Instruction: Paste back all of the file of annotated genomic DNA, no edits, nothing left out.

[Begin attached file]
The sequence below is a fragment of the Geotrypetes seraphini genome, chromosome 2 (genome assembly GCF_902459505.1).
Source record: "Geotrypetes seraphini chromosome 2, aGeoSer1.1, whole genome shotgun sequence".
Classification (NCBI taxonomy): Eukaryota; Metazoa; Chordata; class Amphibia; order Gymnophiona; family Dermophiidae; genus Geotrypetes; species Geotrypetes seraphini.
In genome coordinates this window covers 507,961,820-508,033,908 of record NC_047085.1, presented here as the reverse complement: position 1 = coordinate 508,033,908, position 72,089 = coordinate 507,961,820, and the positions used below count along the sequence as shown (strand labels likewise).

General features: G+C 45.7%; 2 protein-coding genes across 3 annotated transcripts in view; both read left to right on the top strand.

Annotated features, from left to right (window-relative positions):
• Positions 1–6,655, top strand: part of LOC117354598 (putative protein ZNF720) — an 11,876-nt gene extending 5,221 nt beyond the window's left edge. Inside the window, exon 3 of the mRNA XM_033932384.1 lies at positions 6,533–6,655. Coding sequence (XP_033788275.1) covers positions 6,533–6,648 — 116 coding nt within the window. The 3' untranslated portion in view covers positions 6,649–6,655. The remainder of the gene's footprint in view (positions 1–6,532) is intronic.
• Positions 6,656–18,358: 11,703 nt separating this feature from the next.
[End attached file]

The sequence below is a fragment of the Geotrypetes seraphini genome, chromosome 2 (genome assembly GCF_902459505.1).
Source record: "Geotrypetes seraphini chromosome 2, aGeoSer1.1, whole genome shotgun sequence".
Classification (NCBI taxonomy): Eukaryota; Metazoa; Chordata; class Amphibia; order Gymnophiona; family Dermophiidae; genus Geotrypetes; species Geotrypetes seraphini.
In genome coordinates this window covers 507,961,820-508,033,908 of record NC_047085.1, presented here as the reverse complement: position 1 = coordinate 508,033,908, position 72,089 = coordinate 507,961,820, and the positions used below count along the sequence as shown (strand labels likewise).

General features: G+C 45.7%; 2 protein-coding genes across 3 annotated transcripts in view; both read left to right on the top strand.

Annotated features, from left to right (window-relative positions):
• Positions 1–6,655, top strand: part of LOC117354598 (putative protein ZNF720) — an 11,876-nt gene extending 5,221 nt beyond the window's left edge. Inside the window, exon 3 of the mRNA XM_033932384.1 lies at positions 6,533–6,655. Coding sequence (XP_033788275.1) covers positions 6,533–6,648 — 116 coding nt within the window. The 3' untranslated portion in view covers positions 6,649–6,655. The remainder of the gene's footprint in view (positions 1–6,532) is intronic.
• Positions 6,656–18,358: 11,703 nt separating this feature from the next.